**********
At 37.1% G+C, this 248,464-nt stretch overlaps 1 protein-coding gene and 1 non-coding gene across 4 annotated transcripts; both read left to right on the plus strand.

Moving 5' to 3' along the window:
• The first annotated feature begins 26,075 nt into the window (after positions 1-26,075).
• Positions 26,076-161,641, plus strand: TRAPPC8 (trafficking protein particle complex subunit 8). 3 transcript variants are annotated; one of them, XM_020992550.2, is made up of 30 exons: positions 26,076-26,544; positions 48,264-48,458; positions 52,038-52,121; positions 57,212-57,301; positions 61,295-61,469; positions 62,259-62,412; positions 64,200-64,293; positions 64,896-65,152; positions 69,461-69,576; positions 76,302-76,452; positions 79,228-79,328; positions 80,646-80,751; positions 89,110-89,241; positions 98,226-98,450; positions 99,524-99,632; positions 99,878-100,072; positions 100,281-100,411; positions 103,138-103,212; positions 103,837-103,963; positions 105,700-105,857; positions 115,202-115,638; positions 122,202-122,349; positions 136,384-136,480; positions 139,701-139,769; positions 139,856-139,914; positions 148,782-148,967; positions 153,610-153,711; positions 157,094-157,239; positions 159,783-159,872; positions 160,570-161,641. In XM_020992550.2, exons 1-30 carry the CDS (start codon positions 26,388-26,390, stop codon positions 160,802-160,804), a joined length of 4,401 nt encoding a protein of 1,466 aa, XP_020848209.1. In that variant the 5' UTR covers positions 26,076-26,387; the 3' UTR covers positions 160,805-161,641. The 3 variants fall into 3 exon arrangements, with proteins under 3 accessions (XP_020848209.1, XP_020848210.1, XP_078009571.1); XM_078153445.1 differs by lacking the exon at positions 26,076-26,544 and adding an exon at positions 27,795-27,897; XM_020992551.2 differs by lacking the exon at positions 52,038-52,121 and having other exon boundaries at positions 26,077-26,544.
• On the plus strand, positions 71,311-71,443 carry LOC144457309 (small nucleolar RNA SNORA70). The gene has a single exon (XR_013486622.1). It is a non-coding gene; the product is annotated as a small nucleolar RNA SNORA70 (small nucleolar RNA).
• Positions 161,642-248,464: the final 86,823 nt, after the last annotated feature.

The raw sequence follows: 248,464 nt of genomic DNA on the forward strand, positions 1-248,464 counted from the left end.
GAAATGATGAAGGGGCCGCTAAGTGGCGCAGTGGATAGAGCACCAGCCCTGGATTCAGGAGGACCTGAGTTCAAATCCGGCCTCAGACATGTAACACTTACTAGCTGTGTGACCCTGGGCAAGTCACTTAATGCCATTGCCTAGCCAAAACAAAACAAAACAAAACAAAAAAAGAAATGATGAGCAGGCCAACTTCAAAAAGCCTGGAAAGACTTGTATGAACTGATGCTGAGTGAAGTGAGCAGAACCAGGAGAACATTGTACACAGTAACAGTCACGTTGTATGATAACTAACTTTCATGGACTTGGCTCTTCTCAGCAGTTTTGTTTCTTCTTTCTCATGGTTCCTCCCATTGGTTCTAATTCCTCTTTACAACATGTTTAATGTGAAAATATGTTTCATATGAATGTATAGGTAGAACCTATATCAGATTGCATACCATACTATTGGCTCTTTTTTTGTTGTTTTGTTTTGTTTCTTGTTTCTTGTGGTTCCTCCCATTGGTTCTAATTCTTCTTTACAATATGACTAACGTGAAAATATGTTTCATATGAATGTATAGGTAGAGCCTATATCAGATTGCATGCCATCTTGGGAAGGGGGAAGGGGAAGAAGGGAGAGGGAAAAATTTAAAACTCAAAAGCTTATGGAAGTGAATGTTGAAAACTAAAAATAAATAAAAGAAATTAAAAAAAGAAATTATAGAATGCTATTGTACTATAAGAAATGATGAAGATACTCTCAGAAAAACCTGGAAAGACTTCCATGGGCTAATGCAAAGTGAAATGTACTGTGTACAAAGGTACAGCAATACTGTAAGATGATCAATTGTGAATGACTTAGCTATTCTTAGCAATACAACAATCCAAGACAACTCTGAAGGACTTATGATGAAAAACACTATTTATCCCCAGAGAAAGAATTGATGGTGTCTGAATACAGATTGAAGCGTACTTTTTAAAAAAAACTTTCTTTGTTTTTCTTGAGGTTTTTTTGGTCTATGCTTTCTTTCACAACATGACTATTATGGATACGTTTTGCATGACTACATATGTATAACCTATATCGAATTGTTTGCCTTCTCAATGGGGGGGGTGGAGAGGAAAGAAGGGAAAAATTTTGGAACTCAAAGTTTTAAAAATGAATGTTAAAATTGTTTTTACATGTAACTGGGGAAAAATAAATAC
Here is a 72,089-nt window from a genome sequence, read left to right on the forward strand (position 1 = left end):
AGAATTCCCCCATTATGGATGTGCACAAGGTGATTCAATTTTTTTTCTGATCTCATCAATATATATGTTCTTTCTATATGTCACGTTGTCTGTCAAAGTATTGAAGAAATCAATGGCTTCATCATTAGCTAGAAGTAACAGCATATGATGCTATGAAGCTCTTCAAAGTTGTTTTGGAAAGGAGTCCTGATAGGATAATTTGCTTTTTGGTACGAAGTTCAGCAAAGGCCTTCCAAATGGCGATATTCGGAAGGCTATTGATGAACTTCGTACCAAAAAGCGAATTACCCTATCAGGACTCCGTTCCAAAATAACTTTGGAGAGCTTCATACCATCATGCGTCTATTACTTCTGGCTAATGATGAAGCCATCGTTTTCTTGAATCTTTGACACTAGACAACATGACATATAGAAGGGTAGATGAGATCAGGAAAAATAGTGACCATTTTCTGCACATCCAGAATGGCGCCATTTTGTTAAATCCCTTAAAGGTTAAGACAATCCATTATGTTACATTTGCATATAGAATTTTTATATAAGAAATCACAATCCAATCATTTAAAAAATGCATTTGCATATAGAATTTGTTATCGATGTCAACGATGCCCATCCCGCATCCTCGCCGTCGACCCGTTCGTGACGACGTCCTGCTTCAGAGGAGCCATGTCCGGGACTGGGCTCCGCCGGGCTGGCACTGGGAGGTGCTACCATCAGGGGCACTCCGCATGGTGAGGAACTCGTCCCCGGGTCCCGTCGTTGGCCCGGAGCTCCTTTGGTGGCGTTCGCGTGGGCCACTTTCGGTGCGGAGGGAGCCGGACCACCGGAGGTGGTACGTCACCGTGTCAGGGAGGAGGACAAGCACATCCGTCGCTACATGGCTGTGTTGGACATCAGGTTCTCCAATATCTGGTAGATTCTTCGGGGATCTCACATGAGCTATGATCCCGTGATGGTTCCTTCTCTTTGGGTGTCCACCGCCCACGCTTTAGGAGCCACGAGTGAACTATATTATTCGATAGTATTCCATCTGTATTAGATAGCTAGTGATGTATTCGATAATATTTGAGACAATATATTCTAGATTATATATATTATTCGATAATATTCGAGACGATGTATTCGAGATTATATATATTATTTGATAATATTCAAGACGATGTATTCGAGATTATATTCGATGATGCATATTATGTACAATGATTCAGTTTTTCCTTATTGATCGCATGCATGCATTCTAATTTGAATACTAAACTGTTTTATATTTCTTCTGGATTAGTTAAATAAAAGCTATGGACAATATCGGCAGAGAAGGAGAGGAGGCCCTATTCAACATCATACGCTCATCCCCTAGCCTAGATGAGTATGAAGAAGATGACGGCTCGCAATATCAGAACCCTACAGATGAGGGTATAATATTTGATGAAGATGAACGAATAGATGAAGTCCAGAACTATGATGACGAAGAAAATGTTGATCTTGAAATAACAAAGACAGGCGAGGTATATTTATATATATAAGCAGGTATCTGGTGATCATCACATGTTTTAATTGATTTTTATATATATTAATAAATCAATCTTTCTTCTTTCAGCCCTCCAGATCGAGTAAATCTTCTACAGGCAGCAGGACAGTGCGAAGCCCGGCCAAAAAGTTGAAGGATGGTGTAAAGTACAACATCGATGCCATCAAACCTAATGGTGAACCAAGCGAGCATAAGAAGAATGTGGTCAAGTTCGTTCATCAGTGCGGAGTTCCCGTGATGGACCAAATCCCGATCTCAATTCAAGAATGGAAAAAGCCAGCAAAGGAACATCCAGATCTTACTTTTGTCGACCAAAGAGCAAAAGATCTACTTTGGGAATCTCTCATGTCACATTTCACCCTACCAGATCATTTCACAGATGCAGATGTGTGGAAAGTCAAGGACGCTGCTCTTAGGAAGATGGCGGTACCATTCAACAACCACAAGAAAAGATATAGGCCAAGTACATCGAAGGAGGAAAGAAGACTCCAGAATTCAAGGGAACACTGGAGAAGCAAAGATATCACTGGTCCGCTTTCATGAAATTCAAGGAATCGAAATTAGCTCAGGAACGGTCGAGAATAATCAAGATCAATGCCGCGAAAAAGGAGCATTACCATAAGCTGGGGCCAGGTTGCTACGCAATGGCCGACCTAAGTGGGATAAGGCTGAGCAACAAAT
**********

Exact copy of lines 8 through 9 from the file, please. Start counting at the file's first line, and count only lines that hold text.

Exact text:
GAAATGATGAAGGGGCCGCTAAGTGGCGCAGTGGATAGAGCACCAGCCCTGGATTCAGGAGGACCTGAGTTCAAATCCGGCCTCAGACATGTAACACTTACTAGCTGTGTGACCCTGGGCAAGTCACTTAATGCCATTGCCTAGCCAAAACAAAACAAAACAAAACAAAAAAAGAAATGATGAGCAGGCCAACTTCAAAAAGCCTGGAAAGACTTGTATGAACTGATGCTGAGTGAAGTGAGCAGAACCAGGAGAACATTGTACACAGTAACAGTCACGTTGTATGATAACTAACTTTCATGGACTTGGCTCTTCTCAGCAGTTTTGTTTCTTCTTTCTCATGGTTCCTCCCATTGGTTCTAATTCCTCTTTACAACATGTTTAATGTGAAAATATGTTTCATATGAATGTATAGGTAGAACCTATATCAGATTGCATACCATACTATTGGCTCTTTTTTTGTTGTTTTGTTTTGTTTCTTGTTTCTTGTGGTTCCTCCCATTGGTTCTAATTCTTCTTTACAATATGACTAACGTGAAAATATGTTTCATATGAATGTATAGGTAGAGCCTATATCAGATTGCATGCCATCTTGGGAAGGGGGAAGGGGAAGAAGGGAGAGGGAAAAATTTAAAACTCAAAAGCTTATGGAAGTGAATGTTGAAAACTAAAAATAAATAAAAGAAATTAAAAAAAGAAATTATAGAATGCTATTGTACTATAAGAAATGATGAAGATACTCTCAGAAAAACCTGGAAAGACTTCCATGGGCTAATGCAAAGTGAAATGTACTGTGTACAAAGGTACAGCAATACTGTAAGATGATCAATTGTGAATGACTTAGCTATTCTTAGCAATACAACAATCCAAGACAACTCTGAAGGACTTATGATGAAAAACACTATTTATCCCCAGAGAAAGAATTGATGGTGTCTGAATACAGATTGAAGCGTACTTTTTAAAAAAAACTTTCTTTGTTTTTCTTGAGGTTTTTTTGGTCTATGCTTTCTTTCACAACATGACTATTATGGATACGTTTTGCATGACTACATATGTATAACCTATATCGAATTGTTTGCCTTCTCAATGGGGGGGGTGGAGAGGAAAGAAGGGAAAAATTTTGGAACTCAAAGTTTTAAAAATGAATGTTAAAATTGTTTTTACATGTAACTGGGGAAAAATAAATAC
Here is a 72,089-nt window from a genome sequence, read left to right on the forward strand (position 1 = left end):